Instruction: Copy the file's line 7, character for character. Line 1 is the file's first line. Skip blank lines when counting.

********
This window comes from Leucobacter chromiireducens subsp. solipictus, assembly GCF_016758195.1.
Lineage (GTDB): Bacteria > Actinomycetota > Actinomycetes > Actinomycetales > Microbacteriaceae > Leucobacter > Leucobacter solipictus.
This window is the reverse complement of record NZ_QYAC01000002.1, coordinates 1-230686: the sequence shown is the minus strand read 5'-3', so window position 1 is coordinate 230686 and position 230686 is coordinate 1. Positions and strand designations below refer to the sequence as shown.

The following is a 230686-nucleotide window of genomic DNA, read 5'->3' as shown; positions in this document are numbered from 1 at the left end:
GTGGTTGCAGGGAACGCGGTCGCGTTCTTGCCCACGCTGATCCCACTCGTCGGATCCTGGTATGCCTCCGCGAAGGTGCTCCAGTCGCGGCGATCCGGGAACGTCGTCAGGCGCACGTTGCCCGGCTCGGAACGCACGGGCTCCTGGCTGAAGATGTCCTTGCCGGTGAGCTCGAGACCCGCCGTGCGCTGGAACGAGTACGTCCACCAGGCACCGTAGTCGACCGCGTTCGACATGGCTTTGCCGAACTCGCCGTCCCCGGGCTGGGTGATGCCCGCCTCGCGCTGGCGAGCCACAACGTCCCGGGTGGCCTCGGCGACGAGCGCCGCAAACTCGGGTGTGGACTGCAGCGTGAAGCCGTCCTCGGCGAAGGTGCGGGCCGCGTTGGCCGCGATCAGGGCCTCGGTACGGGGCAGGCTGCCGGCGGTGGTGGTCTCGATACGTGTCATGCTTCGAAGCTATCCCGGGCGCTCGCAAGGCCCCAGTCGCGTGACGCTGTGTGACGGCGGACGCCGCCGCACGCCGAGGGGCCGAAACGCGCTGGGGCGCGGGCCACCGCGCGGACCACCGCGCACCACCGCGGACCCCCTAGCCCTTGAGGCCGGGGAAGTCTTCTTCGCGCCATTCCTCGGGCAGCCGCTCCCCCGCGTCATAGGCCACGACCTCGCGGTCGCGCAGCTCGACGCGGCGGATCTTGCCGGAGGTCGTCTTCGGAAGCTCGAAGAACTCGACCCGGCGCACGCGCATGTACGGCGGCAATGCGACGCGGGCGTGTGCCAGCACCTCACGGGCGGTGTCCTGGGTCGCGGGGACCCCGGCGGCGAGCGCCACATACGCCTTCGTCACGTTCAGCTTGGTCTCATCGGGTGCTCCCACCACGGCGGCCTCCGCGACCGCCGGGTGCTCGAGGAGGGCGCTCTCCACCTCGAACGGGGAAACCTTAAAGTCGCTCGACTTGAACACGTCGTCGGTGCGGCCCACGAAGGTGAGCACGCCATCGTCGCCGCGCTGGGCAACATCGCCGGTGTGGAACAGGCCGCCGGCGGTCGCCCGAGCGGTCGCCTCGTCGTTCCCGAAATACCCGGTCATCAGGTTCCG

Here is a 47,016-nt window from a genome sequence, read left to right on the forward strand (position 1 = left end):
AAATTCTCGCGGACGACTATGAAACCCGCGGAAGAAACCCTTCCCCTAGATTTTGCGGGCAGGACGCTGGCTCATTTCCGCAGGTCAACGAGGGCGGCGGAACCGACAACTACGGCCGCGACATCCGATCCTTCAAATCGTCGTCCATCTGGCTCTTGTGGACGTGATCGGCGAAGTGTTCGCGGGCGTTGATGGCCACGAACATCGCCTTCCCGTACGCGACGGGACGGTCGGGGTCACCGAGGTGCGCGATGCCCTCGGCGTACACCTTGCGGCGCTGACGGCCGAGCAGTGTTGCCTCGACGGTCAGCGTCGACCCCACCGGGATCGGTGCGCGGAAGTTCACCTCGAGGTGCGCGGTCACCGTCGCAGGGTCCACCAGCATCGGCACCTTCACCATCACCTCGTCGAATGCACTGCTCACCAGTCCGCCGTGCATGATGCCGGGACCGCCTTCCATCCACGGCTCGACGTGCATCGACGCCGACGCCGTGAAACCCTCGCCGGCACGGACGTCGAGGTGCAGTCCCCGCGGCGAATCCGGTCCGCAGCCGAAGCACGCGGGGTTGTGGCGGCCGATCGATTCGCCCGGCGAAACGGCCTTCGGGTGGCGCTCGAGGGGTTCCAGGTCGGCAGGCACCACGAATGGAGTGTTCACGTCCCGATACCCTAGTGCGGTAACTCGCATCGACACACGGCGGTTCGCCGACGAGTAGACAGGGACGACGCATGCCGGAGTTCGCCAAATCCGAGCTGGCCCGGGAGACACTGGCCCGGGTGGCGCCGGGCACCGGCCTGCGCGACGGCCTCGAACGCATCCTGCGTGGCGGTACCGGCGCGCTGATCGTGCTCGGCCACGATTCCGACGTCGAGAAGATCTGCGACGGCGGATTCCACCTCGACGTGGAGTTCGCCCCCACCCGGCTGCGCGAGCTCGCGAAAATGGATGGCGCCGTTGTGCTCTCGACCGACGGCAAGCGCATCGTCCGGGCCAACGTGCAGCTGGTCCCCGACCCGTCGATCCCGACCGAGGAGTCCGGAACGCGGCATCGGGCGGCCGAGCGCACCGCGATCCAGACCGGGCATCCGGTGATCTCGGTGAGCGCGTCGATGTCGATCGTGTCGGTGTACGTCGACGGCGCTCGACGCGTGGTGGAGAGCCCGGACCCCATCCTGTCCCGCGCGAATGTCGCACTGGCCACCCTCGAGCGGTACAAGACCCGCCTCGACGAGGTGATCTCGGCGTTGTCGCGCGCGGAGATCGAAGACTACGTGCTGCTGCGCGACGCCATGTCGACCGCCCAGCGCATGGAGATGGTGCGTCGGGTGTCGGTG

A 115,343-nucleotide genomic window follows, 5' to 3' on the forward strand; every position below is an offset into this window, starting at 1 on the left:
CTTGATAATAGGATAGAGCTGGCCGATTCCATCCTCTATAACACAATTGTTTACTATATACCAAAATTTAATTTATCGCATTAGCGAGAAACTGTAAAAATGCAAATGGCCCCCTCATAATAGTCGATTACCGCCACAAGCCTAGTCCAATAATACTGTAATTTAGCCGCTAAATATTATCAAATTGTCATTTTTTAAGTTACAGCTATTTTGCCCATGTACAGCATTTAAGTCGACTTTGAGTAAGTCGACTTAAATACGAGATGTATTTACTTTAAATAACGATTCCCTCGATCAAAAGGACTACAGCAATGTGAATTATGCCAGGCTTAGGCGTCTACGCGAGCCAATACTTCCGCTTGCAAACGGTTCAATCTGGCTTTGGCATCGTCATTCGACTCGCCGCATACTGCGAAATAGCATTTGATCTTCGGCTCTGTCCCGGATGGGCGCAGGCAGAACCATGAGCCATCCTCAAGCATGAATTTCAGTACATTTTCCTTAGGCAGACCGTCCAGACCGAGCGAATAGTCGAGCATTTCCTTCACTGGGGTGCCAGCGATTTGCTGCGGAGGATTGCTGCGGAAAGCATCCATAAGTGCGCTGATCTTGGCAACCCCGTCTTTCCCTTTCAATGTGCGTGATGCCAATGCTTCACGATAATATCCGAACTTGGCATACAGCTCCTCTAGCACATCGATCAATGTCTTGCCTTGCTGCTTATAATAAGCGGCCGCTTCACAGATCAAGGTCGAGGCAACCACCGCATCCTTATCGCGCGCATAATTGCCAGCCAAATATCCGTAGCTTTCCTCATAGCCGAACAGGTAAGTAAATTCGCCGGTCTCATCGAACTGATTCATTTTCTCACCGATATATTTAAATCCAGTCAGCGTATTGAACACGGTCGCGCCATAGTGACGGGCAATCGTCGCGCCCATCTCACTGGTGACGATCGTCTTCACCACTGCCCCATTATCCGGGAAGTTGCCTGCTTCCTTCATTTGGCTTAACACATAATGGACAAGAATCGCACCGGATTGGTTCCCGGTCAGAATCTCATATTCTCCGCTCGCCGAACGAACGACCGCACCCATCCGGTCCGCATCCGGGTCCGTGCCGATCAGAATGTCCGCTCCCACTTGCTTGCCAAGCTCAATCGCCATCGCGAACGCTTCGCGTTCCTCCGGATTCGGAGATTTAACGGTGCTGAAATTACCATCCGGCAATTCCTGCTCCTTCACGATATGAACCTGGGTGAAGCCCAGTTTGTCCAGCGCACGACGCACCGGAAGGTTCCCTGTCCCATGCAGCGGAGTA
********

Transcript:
AAATTCTCGCGGACGACTATGAAACCCGCGGAAGAAACCCTTCCCCTAGATTTTGCGGGCAGGACGCTGGCTCATTTCCGCAGGTCAACGAGGGCGGCGGAACCGACAACTACGGCCGCGACATCCGATCCTTCAAATCGTCGTCCATCTGGCTCTTGTGGACGTGATCGGCGAAGTGTTCGCGGGCGTTGATGGCCACGAACATCGCCTTCCCGTACGCGACGGGACGGTCGGGGTCACCGAGGTGCGCGATGCCCTCGGCGTACACCTTGCGGCGCTGACGGCCGAGCAGTGTTGCCTCGACGGTCAGCGTCGACCCCACCGGGATCGGTGCGCGGAAGTTCACCTCGAGGTGCGCGGTCACCGTCGCAGGGTCCACCAGCATCGGCACCTTCACCATCACCTCGTCGAATGCACTGCTCACCAGTCCGCCGTGCATGATGCCGGGACCGCCTTCCATCCACGGCTCGACGTGCATCGACGCCGACGCCGTGAAACCCTCGCCGGCACGGACGTCGAGGTGCAGTCCCCGCGGCGAATCCGGTCCGCAGCCGAAGCACGCGGGGTTGTGGCGGCCGATCGATTCGCCCGGCGAAACGGCCTTCGGGTGGCGCTCGAGGGGTTCCAGGTCGGCAGGCACCACGAATGGAGTGTTCACGTCCCGATACCCTAGTGCGGTAACTCGCATCGACACACGGCGGTTCGCCGACGAGTAGACAGGGACGACGCATGCCGGAGTTCGCCAAATCCGAGCTGGCCCGGGAGACACTGGCCCGGGTGGCGCCGGGCACCGGCCTGCGCGACGGCCTCGAACGCATCCTGCGTGGCGGTACCGGCGCGCTGATCGTGCTCGGCCACGATTCCGACGTCGAGAAGATCTGCGACGGCGGATTCCACCTCGACGTGGAGTTCGCCCCCACCCGGCTGCGCGAGCTCGCGAAAATGGATGGCGCCGTTGTGCTCTCGACCGACGGCAAGCGCATCGTCCGGGCCAACGTGCAGCTGGTCCCCGACCCGTCGATCCCGACCGAGGAGTCCGGAACGCGGCATCGGGCGGCCGAGCGCACCGCGATCCAGACCGGGCATCCGGTGATCTCGGTGAGCGCGTCGATGTCGATCGTGTCGGTGTACGTCGACGGCGCTCGACGCGTGGTGGAGAGCCCGGACCCCATCCTGTCCCGCGCGAATGTCGCACTGGCCACCCTCGAGCGGTACAAGACCCGCCTCGACGAGGTGATCTCGGCGTTGTCGCGCGCGGAGATCGAAGACTACGTGCTGCTGCGCGACGCCATGTCGACCGCCCAGCGCATGGAGATGGTGCGTCGGGTGTCGGTG